Why Every Employer Including Those Outside NYC Should Stay Abreast of the NYC Pay Transparency Law

In January 2022, the New York City Council amended the New York City Human Rights Law (NYCHRL) to require employers advertising in New York City to include a good faith salary range for every job, promotion, and transfer opportunity advertised. Advertisement is defined as a written description of an available job, promotion, or transfer opportunity that is publicized to a pool of potential applicants, including, but not limited to, posting on internal bulletin boards, internet advertisements, printed flyers distributed at job fairs, and newspaper advertisements.  

The NYCHRL, which went into effect on November 1, 2022 covers employers with four or more employees or one or more domestic workers. These four employees do not need to work in the same location, and they do not need to all work in New York City. As long as one of the employees works in New York City, the employer is covered by the law. Furthermore, covered employers are required to comply when the advertised position can or will be performed at least partly in New York City, whether such work is performed in office, in the field, or remotely.

The law also covers employment agencies, regardless of their size. Thus, agencies advertising in New York City must ensure that the job listings they promote or are trying to fill comply with the new pay transparency requirements. Temporary agencies seeking to fill an applicant pool are excluded from the pay transparency requirements.  

Why should employers outside New York City be attentive to this new law? Employers must stay abreast of this law because it shapes job advertisement nationally. Job search engines play a significant role in the labor market as employers rely on them to advertise and fill open positions. Most job search engines and employment agencies advertise nationally to increase the likelihood of landing the strongest candidates. Under this law, an advertisement that reaches New York City must comply with the new requirement to include a salary range. Additionally, many employers now have at least a portion of their workforce working remotely. If at least one of their employees performs work in NYC, these employers may be covered by the new NYC law. Thus, employers with a remote workforce must be vigilant to ensure they do not inadvertently violate this new law.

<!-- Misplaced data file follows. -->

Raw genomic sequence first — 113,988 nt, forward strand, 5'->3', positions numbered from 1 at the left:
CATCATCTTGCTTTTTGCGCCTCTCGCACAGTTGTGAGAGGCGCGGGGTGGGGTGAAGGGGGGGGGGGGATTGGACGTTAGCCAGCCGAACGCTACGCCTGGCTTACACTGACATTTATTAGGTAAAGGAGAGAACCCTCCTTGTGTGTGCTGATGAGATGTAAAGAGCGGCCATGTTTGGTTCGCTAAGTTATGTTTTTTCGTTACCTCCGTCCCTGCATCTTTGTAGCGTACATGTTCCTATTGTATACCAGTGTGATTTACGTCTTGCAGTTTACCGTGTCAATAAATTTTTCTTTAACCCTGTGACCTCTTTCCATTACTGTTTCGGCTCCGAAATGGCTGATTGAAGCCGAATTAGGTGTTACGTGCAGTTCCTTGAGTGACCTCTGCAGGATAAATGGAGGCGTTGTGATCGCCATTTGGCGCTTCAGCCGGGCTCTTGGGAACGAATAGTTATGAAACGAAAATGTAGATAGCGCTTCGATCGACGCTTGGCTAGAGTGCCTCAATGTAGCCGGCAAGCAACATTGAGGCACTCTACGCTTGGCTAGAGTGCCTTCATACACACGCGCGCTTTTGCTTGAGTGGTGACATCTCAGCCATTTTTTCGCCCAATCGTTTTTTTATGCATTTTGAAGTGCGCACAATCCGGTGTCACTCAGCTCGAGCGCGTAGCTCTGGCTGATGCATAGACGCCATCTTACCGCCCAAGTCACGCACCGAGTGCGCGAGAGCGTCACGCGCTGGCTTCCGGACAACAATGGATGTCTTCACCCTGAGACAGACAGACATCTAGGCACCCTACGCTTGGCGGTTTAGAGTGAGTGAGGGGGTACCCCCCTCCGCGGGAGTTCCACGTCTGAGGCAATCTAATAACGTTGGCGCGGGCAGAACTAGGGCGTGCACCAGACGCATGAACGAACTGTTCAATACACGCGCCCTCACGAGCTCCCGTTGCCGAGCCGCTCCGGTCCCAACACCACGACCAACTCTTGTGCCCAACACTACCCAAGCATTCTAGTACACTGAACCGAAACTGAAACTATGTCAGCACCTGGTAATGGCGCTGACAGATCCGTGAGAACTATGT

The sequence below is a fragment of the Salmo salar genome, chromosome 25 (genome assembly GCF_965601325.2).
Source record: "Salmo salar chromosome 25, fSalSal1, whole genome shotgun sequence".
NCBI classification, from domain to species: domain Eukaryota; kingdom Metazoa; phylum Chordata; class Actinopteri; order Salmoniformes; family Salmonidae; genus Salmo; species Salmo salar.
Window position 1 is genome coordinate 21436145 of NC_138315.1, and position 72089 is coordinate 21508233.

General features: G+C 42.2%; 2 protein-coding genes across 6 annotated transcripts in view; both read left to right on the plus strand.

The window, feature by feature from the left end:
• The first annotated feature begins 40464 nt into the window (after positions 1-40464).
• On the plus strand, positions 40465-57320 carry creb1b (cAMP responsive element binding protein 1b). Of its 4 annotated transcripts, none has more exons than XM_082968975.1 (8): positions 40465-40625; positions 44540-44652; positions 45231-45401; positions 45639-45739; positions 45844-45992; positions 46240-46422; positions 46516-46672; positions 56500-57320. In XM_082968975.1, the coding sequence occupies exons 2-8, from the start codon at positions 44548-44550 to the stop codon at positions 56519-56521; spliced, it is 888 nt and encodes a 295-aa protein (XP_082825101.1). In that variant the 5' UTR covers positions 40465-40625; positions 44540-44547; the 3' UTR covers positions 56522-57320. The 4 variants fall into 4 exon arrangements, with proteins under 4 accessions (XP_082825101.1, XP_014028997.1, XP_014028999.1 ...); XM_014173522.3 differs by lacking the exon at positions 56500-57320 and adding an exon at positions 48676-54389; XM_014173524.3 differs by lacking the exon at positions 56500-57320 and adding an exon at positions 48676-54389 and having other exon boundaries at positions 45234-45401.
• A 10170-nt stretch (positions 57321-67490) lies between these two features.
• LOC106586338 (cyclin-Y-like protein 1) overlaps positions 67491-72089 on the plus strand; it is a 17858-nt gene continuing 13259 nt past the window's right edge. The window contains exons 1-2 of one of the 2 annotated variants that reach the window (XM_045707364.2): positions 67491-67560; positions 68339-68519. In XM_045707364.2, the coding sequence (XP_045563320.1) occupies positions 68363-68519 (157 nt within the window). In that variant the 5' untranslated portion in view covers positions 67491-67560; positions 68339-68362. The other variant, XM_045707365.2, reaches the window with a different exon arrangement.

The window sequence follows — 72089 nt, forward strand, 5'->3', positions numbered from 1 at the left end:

Turning a blind eye to the pay transparency requirements can be costly. This law carries a hefty penalty in case of violation, with a fine of up to $250,000 per violation.

Pay transparency laws have gained momentum across the country, and have been enacted in California, Colorado and Washington State. Similar legislation for New York State is pending. Some cities and counties have also enacted these laws, including Westchester County and Ithaca, N.Y, and New Jersey City, NJ.

Covered employers should take steps to ensure compliance with this new law. For more information, please contact the KMK Law Labor & Employment Law team.

KMK Law articles and blog posts are intended to bring attention to developments in the law and are not intended as legal advice for any particular client or any particular situation. The laws/regulations and interpretations thereof are evolving and subject to change. Although we will attempt to update articles/blog posts for material changes, the article/post may not reflect changes in laws/regulations or guidance issued after the date the article/post was published. Please consult with counsel of your choice regarding any specific questions you may have.

ADVERTISING MATERIAL.

© 2022 Keating Muething & Klekamp PLL. All Rights Reserved

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